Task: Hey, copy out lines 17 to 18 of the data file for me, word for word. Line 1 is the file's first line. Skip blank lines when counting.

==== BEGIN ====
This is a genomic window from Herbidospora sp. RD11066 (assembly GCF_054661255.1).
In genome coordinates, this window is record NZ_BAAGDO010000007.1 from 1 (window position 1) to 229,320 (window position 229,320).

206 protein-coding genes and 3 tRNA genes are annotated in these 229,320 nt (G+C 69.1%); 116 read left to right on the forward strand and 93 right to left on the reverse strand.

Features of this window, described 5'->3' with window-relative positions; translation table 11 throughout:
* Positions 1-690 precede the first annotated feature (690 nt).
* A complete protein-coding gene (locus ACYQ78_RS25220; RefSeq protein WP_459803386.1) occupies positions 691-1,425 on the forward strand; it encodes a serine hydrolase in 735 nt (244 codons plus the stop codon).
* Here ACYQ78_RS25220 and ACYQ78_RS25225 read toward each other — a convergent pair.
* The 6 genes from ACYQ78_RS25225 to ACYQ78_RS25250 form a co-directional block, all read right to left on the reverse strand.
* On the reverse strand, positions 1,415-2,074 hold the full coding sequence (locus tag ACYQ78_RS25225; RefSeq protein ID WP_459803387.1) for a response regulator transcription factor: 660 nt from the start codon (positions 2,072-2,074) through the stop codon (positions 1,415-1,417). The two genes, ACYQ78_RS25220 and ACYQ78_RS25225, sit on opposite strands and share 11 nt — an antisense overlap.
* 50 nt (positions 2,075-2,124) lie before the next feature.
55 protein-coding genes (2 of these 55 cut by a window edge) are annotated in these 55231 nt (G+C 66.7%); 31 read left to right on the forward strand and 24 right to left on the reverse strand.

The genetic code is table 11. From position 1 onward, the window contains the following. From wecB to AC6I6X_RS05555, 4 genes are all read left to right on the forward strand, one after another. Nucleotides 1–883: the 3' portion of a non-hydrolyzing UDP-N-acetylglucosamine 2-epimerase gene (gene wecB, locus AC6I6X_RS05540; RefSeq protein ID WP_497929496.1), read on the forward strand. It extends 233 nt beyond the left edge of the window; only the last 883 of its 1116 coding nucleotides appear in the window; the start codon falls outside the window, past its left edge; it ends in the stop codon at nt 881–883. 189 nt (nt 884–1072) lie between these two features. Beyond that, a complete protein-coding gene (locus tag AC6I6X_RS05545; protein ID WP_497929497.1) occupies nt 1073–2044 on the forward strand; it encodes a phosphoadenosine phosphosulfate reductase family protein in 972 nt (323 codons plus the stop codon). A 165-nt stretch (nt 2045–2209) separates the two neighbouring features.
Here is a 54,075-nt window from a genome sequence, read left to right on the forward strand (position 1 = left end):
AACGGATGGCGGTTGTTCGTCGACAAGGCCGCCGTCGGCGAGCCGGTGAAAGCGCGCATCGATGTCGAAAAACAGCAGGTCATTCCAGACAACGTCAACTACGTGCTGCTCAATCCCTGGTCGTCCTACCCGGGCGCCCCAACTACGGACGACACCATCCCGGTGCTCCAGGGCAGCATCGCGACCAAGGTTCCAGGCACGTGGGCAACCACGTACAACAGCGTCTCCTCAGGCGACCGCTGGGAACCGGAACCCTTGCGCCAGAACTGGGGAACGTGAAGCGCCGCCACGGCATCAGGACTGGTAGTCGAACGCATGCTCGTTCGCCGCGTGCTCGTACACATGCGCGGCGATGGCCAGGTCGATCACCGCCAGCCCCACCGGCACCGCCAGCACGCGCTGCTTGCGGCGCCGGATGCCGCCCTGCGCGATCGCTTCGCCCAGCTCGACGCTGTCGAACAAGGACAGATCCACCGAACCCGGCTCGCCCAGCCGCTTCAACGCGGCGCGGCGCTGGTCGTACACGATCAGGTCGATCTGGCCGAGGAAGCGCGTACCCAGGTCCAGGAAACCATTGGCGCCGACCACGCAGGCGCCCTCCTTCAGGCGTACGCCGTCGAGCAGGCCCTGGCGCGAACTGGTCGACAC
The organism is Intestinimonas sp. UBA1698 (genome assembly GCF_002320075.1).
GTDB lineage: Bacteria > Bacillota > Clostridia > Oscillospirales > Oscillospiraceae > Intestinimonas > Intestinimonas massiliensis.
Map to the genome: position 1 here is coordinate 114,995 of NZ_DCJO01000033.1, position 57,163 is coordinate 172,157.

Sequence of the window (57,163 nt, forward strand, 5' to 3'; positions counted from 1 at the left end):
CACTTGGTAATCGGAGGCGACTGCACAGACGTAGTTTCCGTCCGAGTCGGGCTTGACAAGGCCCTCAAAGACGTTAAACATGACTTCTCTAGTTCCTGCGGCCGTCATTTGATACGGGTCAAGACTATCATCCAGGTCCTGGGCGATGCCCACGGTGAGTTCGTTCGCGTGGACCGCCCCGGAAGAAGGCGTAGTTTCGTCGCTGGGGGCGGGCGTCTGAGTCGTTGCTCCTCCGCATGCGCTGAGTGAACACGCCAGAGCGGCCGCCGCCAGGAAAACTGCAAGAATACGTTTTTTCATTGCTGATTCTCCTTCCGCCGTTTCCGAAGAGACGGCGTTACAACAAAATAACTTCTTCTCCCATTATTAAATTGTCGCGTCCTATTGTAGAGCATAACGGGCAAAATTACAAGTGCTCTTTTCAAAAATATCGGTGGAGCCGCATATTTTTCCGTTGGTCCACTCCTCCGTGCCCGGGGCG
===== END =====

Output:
Map to the genome: position 1 here is coordinate 114,995 of NZ_DCJO01000033.1, position 57,163 is coordinate 172,157.

Sequence of the window (57,163 nt, forward strand, 5' to 3'; positions counted from 1 at the left end):